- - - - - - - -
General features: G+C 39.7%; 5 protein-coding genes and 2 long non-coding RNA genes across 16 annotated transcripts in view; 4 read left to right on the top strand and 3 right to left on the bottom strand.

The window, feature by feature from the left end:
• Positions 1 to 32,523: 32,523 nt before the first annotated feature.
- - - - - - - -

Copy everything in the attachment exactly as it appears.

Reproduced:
General features: G+C 39.7%; 5 protein-coding genes and 2 long non-coding RNA genes across 16 annotated transcripts in view; 4 read left to right on the top strand and 3 right to left on the bottom strand.

The window, feature by feature from the left end:
• Positions 1 to 32,523: 32,523 nt before the first annotated feature.